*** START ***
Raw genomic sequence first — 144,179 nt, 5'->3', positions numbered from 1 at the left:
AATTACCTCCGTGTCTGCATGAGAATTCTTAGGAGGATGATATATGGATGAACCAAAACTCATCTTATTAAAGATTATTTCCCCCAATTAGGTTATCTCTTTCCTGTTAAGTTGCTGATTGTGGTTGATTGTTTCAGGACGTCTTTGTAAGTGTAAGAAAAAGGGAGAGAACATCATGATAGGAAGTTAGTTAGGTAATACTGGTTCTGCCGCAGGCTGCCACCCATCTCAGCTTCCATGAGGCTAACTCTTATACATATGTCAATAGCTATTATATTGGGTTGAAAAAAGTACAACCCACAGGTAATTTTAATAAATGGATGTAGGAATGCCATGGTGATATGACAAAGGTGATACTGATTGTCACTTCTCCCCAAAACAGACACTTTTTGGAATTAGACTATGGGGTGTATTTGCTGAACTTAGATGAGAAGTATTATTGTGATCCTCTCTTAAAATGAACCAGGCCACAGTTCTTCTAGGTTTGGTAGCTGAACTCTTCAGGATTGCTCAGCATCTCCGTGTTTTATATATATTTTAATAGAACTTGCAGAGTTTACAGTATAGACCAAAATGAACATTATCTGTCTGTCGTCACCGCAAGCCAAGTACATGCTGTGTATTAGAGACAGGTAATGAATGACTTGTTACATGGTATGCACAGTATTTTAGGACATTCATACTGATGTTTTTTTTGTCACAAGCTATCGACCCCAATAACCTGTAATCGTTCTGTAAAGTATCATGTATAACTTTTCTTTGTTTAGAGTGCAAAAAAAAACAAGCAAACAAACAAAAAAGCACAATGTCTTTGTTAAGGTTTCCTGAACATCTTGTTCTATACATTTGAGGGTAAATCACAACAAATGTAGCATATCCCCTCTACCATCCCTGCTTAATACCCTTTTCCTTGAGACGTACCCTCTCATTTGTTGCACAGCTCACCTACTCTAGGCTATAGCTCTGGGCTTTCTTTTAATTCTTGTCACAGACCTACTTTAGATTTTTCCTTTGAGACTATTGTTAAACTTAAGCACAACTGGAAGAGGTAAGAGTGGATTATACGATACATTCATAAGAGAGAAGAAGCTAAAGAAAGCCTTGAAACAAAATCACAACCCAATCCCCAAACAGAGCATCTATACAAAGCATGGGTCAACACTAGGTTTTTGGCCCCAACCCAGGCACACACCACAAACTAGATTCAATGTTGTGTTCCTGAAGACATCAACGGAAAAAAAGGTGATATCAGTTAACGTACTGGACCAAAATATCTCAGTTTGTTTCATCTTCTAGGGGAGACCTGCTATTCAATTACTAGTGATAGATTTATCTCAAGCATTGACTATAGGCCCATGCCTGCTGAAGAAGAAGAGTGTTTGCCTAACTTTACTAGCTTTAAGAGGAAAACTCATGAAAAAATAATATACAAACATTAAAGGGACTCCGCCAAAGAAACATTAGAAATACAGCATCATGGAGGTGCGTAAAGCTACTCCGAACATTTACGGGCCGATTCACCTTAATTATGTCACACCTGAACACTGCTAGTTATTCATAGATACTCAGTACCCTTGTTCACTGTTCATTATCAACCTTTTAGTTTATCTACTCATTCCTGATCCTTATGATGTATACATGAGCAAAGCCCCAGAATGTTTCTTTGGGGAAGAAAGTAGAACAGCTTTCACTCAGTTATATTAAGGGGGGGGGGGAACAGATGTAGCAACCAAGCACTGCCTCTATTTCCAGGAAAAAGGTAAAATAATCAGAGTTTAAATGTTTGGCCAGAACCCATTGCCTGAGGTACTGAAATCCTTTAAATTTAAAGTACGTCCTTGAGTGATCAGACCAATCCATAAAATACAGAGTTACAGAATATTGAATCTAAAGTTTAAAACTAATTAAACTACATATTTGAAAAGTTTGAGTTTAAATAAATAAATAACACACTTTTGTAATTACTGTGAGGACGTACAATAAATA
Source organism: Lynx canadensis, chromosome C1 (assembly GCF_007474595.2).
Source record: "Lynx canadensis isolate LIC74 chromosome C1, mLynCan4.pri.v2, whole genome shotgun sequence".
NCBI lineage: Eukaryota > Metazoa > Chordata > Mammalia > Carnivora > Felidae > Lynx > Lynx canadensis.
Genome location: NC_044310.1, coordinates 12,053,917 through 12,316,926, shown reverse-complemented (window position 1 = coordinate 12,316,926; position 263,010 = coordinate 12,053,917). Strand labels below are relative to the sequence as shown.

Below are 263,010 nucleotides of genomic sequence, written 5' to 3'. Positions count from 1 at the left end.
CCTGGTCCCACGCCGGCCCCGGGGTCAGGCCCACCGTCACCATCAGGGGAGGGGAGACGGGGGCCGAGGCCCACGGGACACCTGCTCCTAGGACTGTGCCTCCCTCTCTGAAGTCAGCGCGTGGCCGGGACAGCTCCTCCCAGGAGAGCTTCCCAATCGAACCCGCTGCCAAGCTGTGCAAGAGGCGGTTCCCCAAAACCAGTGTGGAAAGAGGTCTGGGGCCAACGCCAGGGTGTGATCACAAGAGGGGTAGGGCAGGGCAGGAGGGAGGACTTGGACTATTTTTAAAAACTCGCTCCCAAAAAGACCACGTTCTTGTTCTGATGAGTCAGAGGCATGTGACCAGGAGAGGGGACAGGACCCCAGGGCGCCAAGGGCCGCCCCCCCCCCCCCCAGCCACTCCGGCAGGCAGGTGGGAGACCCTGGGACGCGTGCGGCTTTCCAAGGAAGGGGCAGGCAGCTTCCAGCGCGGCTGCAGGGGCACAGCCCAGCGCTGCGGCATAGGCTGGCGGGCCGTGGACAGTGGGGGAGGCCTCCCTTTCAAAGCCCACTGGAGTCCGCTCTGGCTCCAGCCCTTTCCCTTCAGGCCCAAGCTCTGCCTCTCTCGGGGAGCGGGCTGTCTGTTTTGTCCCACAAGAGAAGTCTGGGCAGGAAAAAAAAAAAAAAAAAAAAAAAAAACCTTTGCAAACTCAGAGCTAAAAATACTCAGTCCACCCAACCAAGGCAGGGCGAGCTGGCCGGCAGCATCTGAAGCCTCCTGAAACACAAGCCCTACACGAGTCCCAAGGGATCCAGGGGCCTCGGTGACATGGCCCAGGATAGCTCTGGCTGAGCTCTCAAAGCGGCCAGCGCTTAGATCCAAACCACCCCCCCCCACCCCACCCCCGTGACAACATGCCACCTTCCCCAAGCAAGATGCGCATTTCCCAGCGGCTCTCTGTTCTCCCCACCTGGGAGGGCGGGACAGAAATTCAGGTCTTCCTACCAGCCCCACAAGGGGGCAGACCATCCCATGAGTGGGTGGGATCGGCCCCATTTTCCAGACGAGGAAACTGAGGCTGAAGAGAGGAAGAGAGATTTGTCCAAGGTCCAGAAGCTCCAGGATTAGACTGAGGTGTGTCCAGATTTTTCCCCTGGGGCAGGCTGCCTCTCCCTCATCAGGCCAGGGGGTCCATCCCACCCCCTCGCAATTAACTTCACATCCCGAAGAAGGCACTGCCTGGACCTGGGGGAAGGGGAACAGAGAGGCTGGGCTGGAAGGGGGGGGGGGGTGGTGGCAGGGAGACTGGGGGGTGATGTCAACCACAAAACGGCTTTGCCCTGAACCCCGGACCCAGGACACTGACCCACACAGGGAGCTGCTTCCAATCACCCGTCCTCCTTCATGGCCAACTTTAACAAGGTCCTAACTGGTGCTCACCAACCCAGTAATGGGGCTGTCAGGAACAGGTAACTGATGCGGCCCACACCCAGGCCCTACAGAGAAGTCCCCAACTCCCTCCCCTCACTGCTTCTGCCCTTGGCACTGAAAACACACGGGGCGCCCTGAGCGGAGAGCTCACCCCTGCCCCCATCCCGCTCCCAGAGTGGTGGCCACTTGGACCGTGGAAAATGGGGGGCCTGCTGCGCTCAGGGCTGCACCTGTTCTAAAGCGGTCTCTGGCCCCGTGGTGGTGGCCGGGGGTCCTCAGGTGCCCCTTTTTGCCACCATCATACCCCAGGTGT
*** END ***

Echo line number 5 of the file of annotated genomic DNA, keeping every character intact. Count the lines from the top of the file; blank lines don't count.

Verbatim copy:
NCBI lineage: Eukaryota > Metazoa > Chordata > Mammalia > Carnivora > Felidae > Lynx > Lynx canadensis.